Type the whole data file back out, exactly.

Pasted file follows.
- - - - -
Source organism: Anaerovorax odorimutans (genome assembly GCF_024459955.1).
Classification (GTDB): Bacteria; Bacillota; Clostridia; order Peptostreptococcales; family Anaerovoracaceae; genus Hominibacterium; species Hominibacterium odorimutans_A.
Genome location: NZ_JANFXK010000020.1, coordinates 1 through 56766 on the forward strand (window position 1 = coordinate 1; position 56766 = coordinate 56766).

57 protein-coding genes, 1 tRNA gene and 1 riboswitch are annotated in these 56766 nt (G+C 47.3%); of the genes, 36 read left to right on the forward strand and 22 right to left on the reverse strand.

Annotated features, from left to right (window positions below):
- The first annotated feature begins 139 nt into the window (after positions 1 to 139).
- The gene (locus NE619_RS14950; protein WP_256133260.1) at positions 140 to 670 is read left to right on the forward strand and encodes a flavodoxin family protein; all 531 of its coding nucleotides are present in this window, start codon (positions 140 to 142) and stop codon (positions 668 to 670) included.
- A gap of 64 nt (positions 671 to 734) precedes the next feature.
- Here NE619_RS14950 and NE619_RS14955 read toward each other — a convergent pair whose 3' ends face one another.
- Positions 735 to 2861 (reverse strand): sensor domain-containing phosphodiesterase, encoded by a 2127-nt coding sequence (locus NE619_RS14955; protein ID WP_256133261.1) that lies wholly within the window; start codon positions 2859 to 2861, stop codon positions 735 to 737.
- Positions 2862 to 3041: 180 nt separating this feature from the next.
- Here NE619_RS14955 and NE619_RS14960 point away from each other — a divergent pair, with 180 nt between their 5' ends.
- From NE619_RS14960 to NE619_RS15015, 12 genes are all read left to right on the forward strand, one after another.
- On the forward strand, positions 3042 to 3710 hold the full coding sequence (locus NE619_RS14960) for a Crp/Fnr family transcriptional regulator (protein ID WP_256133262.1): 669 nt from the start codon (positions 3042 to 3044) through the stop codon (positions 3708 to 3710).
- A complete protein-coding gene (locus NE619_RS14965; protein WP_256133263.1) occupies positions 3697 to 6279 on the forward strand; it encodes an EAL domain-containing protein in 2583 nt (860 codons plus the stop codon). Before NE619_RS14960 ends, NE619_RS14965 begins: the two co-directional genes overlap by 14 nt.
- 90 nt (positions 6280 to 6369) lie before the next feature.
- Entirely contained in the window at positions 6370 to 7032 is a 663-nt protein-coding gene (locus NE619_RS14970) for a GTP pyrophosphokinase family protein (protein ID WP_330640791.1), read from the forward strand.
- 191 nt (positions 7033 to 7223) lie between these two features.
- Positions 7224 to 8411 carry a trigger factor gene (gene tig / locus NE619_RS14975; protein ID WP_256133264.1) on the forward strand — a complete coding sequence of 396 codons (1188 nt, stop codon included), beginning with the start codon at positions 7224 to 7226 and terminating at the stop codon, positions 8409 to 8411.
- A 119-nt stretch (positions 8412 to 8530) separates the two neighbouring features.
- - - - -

Source organism: Anaerovorax odorimutans (genome assembly GCF_024459955.1).
Classification (GTDB): Bacteria; Bacillota; Clostridia; order Peptostreptococcales; family Anaerovoracaceae; genus Hominibacterium; species Hominibacterium odorimutans_A.
Genome location: NZ_JANFXK010000020.1, coordinates 1 through 56766 on the forward strand (window position 1 = coordinate 1; position 56766 = coordinate 56766).

57 protein-coding genes, 1 tRNA gene and 1 riboswitch are annotated in these 56766 nt (G+C 47.3%); of the genes, 36 read left to right on the forward strand and 22 right to left on the reverse strand.

Annotated features, from left to right (window positions below):
- The first annotated feature begins 139 nt into the window (after positions 1 to 139).
- The gene (locus NE619_RS14950; protein WP_256133260.1) at positions 140 to 670 is read left to right on the forward strand and encodes a flavodoxin family protein; all 531 of its coding nucleotides are present in this window, start codon (positions 140 to 142) and stop codon (positions 668 to 670) included.
- A gap of 64 nt (positions 671 to 734) precedes the next feature.
- Here NE619_RS14950 and NE619_RS14955 read toward each other — a convergent pair whose 3' ends face one another.
- Positions 735 to 2861 (reverse strand): sensor domain-containing phosphodiesterase, encoded by a 2127-nt coding sequence (locus NE619_RS14955; protein ID WP_256133261.1) that lies wholly within the window; start codon positions 2859 to 2861, stop codon positions 735 to 737.
- Positions 2862 to 3041: 180 nt separating this feature from the next.
- Here NE619_RS14955 and NE619_RS14960 point away from each other — a divergent pair, with 180 nt between their 5' ends.
- From NE619_RS14960 to NE619_RS15015, 12 genes are all read left to right on the forward strand, one after another.
- On the forward strand, positions 3042 to 3710 hold the full coding sequence (locus NE619_RS14960) for a Crp/Fnr family transcriptional regulator (protein ID WP_256133262.1): 669 nt from the start codon (positions 3042 to 3044) through the stop codon (positions 3708 to 3710).
- A complete protein-coding gene (locus NE619_RS14965; protein WP_256133263.1) occupies positions 3697 to 6279 on the forward strand; it encodes an EAL domain-containing protein in 2583 nt (860 codons plus the stop codon). Before NE619_RS14960 ends, NE619_RS14965 begins: the two co-directional genes overlap by 14 nt.
- 90 nt (positions 6280 to 6369) lie before the next feature.
- Entirely contained in the window at positions 6370 to 7032 is a 663-nt protein-coding gene (locus NE619_RS14970) for a GTP pyrophosphokinase family protein (protein ID WP_330640791.1), read from the forward strand.
- 191 nt (positions 7033 to 7223) lie between these two features.
- Positions 7224 to 8411 carry a trigger factor gene (gene tig / locus NE619_RS14975; protein ID WP_256133264.1) on the forward strand — a complete coding sequence of 396 codons (1188 nt, stop codon included), beginning with the start codon at positions 7224 to 7226 and terminating at the stop codon, positions 8409 to 8411.
- A 119-nt stretch (positions 8412 to 8530) separates the two neighbouring features.